Review: 2017 Nissan Navara 2.3D 4×4 LE

Review: 2017 Nissan Navara 2.3D 4×4 LE

There was a time when the big fight in the bakkie market was in countries such as SA, where we had the Ford Ranger, Isuzu KB, Nissan NP300 and the perennial favourite, the Toyota Hilux.

There are others, too. Over the years some have come and gone and a few have stayed, even though in some cases we have no idea why.

The US also has a large bakkie market but their bakkies are bigger. What has not been a big bakkie market is Europe. Until now. The recent rise in bakkie sales in Europe has driven a flood of new models in the global market.

Mercedes will say its X-Class is aimed strategically at SA and other emerging markets, but it also wants to see them being driven across Europe.

Everyone else is driving a Ford Ranger, the top-selling bakkie in Europe, but manufacturers are taking note of the increase in popularity globally and SA is benefiting. It means we will not only get the new X-Class, but we also have the Fiat Fullback, Mitsubishi Triton, Renault Alaskan and this, the Nissan Navara.

As the Navara is the platform for the Merc and the Renault there are high expectations about the father of the family. It is also a model that SA has had to wait unacceptably long for while markets such as the UK got it, and a model that hopefully will be built here. An announcement on local production has been postponed often, but Nissan SA is still confident it will happen.

We liked the first-generation Navara. It had attitude with its big swathes of chrome, in-your-face facade and luxurious ride by bakkie standards. It also had Bluetooth connectivity in the days when this was only available in luxury sedans.

Since then the market has moved on significantly. Rivals can claim to be offering a luxurious ride, creature comforts and connectivity too, so does the Navara reclaim its place?

It has to be two bakkies in one because while the NP300 Hardbody will continue as a basic model, the Navara is actually the NP300 Navara, effectively replacing both. It has to be workhorse and leisure vehicle and this is probably why the company engineered it with a five-link coil rear suspension package to attempt to provide car-like levels of ride comfort.

No bakkie will ever deliver on that claim, but on-road the Navara does come the closest.

There is still some vibration from the rear when unladen, particularly on those stretches of highway around Johannesburg where the tarmac has rippled, but generally the rear suspension makes things a great deal more comfortable than some of its rivals.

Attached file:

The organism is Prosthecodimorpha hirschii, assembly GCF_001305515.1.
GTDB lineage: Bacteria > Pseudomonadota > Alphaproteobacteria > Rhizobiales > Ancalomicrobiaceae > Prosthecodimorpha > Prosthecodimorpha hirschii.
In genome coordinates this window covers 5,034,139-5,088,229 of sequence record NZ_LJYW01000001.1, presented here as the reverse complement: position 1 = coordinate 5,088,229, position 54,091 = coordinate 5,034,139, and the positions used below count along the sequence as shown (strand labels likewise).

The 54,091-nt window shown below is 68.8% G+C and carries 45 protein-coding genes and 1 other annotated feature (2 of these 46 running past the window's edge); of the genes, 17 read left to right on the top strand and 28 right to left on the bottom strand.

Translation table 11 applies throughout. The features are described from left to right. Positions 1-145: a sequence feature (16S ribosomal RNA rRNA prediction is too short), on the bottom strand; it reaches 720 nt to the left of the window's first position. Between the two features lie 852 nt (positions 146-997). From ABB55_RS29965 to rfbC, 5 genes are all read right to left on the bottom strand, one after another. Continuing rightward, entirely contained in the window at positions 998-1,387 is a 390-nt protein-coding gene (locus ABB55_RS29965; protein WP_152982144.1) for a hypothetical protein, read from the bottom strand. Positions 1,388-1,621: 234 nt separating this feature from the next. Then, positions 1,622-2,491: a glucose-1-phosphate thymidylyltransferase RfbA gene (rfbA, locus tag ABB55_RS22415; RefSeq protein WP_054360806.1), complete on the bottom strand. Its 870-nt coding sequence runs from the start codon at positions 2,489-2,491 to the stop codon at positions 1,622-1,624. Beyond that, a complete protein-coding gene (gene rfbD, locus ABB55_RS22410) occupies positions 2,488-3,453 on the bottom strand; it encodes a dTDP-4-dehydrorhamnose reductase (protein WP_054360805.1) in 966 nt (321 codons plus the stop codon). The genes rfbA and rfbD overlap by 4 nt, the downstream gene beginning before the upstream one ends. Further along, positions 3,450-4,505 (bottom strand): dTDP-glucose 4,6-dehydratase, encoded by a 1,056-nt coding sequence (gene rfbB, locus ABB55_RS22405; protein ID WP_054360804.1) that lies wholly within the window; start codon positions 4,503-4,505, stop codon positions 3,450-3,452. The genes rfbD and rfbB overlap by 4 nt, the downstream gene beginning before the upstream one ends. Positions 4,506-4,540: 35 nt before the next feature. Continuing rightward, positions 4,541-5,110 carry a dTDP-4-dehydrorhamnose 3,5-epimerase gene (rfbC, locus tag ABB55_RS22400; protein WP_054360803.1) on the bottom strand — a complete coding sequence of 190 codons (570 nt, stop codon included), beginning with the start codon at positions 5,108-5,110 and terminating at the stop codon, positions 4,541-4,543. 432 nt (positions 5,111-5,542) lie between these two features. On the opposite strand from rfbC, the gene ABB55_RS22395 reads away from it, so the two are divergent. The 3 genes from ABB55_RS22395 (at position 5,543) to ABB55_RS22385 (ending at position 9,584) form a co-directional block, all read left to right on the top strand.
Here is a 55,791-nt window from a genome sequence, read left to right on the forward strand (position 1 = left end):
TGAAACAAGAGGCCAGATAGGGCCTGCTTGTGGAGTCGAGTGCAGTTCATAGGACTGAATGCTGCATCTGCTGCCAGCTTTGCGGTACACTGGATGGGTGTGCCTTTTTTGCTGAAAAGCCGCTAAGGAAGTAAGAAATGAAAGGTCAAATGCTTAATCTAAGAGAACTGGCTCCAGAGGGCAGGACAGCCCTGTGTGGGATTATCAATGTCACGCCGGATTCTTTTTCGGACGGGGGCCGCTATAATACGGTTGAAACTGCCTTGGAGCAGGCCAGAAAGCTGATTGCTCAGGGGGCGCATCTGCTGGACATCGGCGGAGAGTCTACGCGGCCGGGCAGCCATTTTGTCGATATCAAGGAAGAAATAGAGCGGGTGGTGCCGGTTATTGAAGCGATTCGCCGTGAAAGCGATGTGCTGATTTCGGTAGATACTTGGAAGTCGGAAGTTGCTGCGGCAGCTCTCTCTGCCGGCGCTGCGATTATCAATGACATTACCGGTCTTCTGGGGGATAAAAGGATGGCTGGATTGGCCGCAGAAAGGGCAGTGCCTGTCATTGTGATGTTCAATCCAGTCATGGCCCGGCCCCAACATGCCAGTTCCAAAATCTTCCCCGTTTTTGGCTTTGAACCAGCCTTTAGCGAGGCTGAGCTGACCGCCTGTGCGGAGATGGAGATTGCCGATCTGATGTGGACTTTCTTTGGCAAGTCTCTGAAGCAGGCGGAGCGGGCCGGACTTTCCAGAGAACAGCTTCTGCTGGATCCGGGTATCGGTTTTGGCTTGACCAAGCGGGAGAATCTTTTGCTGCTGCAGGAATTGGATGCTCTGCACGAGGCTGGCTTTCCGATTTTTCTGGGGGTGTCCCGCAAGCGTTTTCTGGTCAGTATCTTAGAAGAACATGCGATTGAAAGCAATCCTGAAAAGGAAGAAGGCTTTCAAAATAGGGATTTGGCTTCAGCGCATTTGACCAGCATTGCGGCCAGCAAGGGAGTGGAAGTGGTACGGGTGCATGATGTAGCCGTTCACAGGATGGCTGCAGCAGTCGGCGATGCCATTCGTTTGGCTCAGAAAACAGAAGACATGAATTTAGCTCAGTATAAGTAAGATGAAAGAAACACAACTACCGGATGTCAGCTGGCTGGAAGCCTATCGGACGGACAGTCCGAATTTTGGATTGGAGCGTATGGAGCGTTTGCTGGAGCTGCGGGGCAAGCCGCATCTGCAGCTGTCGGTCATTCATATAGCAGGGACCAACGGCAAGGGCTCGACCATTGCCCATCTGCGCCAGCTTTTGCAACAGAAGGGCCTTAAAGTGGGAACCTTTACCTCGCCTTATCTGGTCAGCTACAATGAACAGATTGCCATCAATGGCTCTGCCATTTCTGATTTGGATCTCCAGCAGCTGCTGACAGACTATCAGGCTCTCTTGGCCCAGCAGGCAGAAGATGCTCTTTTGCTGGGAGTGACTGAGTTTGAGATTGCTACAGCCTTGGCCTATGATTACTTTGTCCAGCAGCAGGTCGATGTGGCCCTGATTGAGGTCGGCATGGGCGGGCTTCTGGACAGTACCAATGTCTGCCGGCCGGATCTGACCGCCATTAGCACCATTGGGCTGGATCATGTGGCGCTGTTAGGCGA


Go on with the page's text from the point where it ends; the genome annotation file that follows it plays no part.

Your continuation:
We hassled Nissan to give us details of the new Navara prior to its launch. We followed its progress in international markets and were excited when it finally arrived. It had been hyped up so much we expected it to smash its rivals out of the park and claim the king of bakkies title, but it is not the new ruler of the roost.

The styling is superb and while it looks different to the first generation, it still has much presence. There is enough chrome to make it clear it is a Navara without being too garish and overall it is a vehicle that will look as at home in the city as heading down a farm track. The interior has moved on from the first generation, particularly in the top-spec LE auto we had on test with leather upholstery and all the bells and whistles (priced from R599 900).

It has a touchscreen infotainment screen that can be a little fiddly, but there are also buttons on the multifunction steering wheel. Some of the materials would horrify a Mercedes engineer but generally it achieves a good balance of being practical for work and pleasant for the weekend leisure activities.

Push the start button and the 2.3-litre turbodiesel (140kW at 3 750rpm and 450Nm from 1 500 to 2 500rpm) fires up with a bit of a clatter, which does not properly disappear until you turn the volume up rather high on the infotainment system.

The seven-speed auto box is relatively smooth but it often requires the revs to climb rather high leading to more noise from the engine. Refinement is a subjective matter, but we expected more in this aspect.

As motoring journos we often seek slightly heavier steering, mainly to remind us of the day when we drove old sports cars, but I was surprised to find such heavy steering in the Navara. It made driving round underground car parks an effort, not helped by the feeling the steering wheel is a bit too thin.

The auto lights are so sensitive that we kept flashing motorists in front every time we drove under a bridge.

Where once the Navara was a great bakkie, setting a number of new benchmarks, we found the second generation will have to fight to compete. The Triton beats it on ride comfort and the Ranger beats it on interior and powertrain. Along with the Hilux, they all beat it on price. It will be fascinating to see whether it has to make way for its French and German sons. – Mark Smyth